How Far Would You Go to Pay Off Your Debt? Would You Steal, Be Dishonest, or Do Other Bad Acts? 

Read More »


in Paying Off Debt
How to do a Spending Diet

how to do a spending diet

This week I’ve been thinking about how The Spending Diet should work. I thought I had it figured out and then I didn’t and then I did and well, I wanted to have a plan that would work for me for life. Not something that I wouldn’t be able to keep up. So. I think I’ve got it sorted out now and I’m ready to spill the details.

The other day I was talking with a pal I hadn’t seen in awhile and he’s all “I’m doing the budget thing too” and I’m all “Oh, I’m not budgeting” then he’s all “Yeah, you are.” Me, “No, not really I wasn’t spending any money at all.” Him “That’s budgeting.” Me “Uh, no it’s not”. Him “Uh”. Me “Uh”. Him “Uh”. And so on and so on for like 5 minutes maybe more, and then we said our “goodbyes” and that was that.

Since budgeting is something that I tried pre-Spending Fast and since I didn’t have success with it I never considered that what I was doing was a budget technique. I don’t know, maybe it is? Maybe it’s just the word that I don’t like. That is a possibility. It’s kind of like the word “networking”. That word is scary but that’s all that’s scary about networking. Anyway, that’s totally off the topic. So, for me budgets weren’t a fit. I don’t like the category thing and defining a certain amount for each category and then going over or under categories and what if a certain thing goes into 2 categories?! Then WHAt!? Then WHHAHHHHATTTT!!!?? PANIC!!

Budgets work for millions of people and that’s cool. There’s a ton of different ways to do the same thing.

Anyway, here is my Spending Diet plan that I don’t think of as a budget:


How to do a Spending Diet

1. Make list of my NEEDS. These are things like: shelter, phone, food, utilities, mortgage/rent. See my original Spending Fast Needs list here. I’m going to re-do this list. Re-evaluation is a good thing.

2. Out of my NEEDS list figure out where costs can be reduced.

3. Stop spending money. (simple but not easy!)

4. When a NEED from the NEEDS list pops up I’ll spend money on those. Those are NEEDS. Those are okay.

5. Since this is the Spending Diet and not the Spending Fast I am allowing myself a $200 $100 limit on “non-needs” for the month. Things that go into this section are things like: clothes, make-up, entertainment, dinner out, other random “non-needs” stuff. I’ll follow this criteria for purchases so I don’t go buck wild buying corn dogs and bubble gum.

6. I’ll keep a running monthly tally of the money I’m spending on “non-needs” and once the $200 $100 is hit then that’s it. I’ll stop spending money and go into the Spending Fast mode for the remainder of the month.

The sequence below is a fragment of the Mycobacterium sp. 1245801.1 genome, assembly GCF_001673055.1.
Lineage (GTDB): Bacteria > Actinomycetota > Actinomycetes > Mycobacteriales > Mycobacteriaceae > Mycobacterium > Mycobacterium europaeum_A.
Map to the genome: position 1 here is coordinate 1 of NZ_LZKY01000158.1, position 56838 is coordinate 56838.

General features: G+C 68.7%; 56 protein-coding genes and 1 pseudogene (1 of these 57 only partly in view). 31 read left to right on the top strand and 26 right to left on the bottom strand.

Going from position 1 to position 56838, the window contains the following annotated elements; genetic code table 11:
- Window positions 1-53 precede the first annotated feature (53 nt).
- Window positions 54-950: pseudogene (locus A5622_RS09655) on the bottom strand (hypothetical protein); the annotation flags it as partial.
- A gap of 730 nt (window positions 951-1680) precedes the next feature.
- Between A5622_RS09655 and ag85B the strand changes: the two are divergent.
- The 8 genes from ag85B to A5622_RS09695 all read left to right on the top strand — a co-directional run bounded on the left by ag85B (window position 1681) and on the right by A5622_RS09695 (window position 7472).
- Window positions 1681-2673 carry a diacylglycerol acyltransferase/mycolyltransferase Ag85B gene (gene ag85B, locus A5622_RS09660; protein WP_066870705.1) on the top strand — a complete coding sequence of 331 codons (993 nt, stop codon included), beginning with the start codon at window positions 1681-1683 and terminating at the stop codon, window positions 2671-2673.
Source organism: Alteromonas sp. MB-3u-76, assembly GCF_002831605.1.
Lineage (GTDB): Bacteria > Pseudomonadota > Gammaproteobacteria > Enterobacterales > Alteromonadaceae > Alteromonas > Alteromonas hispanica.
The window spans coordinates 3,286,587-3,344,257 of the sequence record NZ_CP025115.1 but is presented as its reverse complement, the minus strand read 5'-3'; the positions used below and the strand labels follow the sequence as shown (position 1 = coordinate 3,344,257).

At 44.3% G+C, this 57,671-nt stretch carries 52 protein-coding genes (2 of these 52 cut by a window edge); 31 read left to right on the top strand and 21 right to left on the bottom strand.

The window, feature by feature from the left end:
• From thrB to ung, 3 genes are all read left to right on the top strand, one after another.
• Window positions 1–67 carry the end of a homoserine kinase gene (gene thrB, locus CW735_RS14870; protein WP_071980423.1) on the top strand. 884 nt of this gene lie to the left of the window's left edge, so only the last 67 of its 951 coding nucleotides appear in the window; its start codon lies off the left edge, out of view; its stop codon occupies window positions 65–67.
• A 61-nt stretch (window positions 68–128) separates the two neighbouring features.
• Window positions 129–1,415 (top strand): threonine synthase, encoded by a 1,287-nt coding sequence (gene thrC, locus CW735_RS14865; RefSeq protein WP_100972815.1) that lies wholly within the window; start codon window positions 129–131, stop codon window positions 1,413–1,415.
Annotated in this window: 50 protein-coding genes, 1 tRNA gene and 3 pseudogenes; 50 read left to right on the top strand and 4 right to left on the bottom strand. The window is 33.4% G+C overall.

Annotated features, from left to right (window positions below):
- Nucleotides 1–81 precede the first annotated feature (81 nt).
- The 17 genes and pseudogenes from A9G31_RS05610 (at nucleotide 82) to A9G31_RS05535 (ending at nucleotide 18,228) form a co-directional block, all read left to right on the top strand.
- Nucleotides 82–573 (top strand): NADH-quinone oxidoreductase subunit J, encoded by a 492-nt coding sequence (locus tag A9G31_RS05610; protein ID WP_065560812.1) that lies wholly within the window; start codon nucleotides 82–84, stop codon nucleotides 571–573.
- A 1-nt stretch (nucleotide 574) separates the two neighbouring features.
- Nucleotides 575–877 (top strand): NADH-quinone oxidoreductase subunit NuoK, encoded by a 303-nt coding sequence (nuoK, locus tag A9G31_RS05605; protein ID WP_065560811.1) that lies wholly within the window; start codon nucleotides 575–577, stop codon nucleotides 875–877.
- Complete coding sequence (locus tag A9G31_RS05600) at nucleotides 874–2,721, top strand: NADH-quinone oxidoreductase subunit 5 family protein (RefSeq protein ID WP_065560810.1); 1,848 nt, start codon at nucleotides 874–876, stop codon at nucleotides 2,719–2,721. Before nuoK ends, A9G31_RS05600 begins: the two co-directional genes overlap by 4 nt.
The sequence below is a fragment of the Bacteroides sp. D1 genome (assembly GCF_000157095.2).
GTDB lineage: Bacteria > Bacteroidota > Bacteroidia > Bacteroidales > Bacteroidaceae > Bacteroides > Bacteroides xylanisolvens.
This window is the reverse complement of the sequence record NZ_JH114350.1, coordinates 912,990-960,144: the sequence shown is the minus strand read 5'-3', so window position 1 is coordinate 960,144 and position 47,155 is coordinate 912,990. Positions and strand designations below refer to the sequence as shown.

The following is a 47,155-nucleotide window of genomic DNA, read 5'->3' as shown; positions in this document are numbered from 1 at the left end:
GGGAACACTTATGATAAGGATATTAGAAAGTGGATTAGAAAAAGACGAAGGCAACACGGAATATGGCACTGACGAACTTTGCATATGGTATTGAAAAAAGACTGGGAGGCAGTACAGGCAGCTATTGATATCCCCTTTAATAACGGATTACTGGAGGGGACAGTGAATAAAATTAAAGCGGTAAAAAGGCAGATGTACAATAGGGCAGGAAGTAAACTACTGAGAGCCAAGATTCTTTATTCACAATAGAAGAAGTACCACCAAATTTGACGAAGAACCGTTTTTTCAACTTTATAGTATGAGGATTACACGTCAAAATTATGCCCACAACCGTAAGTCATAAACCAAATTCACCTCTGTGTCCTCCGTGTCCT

There you have it! My Spending Diet Guidelines!

With this plan I hope to have a life long livable plan that works for me. I’m hoping with this plan I will be able to live in the world of “Enough” and not feel the deprivation I felt with the Spending Fast and also I won’t feel the tedious-ness that a budgeted life makes me think of.


in How To, Paying Off Debt, Practical Solutions, Spending Fast, Staying Out of Debt, Take Action, Things To Do
Cuddley Suze Orman & My New Love of Personal Finance Books

Never thought I’d say this but I’ve been reading financial books before I go to sleep!

My fave has been a paperback Suze (is it pronounced Suzy or Suz? I’ve heard both) Orman book. The 2009 Action Plan to be specific…despite it being 2010 I think it may have some good tips.

I’ll find myself going through my normal nightly routine and then bam! Suze Orman basically hops into bed with me as my new cozy, financially responsible cuddle bunny.

Never. Ever. Thought I’d see the day. But… here it is upon us in all its glory.

That book is tricky too because it’s shaped like a fun book- you know small and soft and novel sized and then there it goes talking all about being responsible and 401(k)’s and equity and taxes and saving and spending and everything else.

I got a whole other stack of other financial books from the library too. A book about how to Live Large on a Budget (I was excited about that one), a book about getting out of debt, a huge one that is at least 700 pages and some other ones that have been wanting some attention and have been getting desperately ignored. I can guarantee that these books will get a good flipping through… though actually reading them and following the advice given is a whole other story.

one comment

in Paying Off Debt, Things To Do
  • Anna

    Hi, I'm Anna! I paid off close to 24k in debt in only 15 months & it completely changed my life! I want you to have a debt-free life too so here you'll be able to read all about: How to do a Spending Fast®, saving & making more money, DIY's, & a lot about living awesomely with less. Let's do this!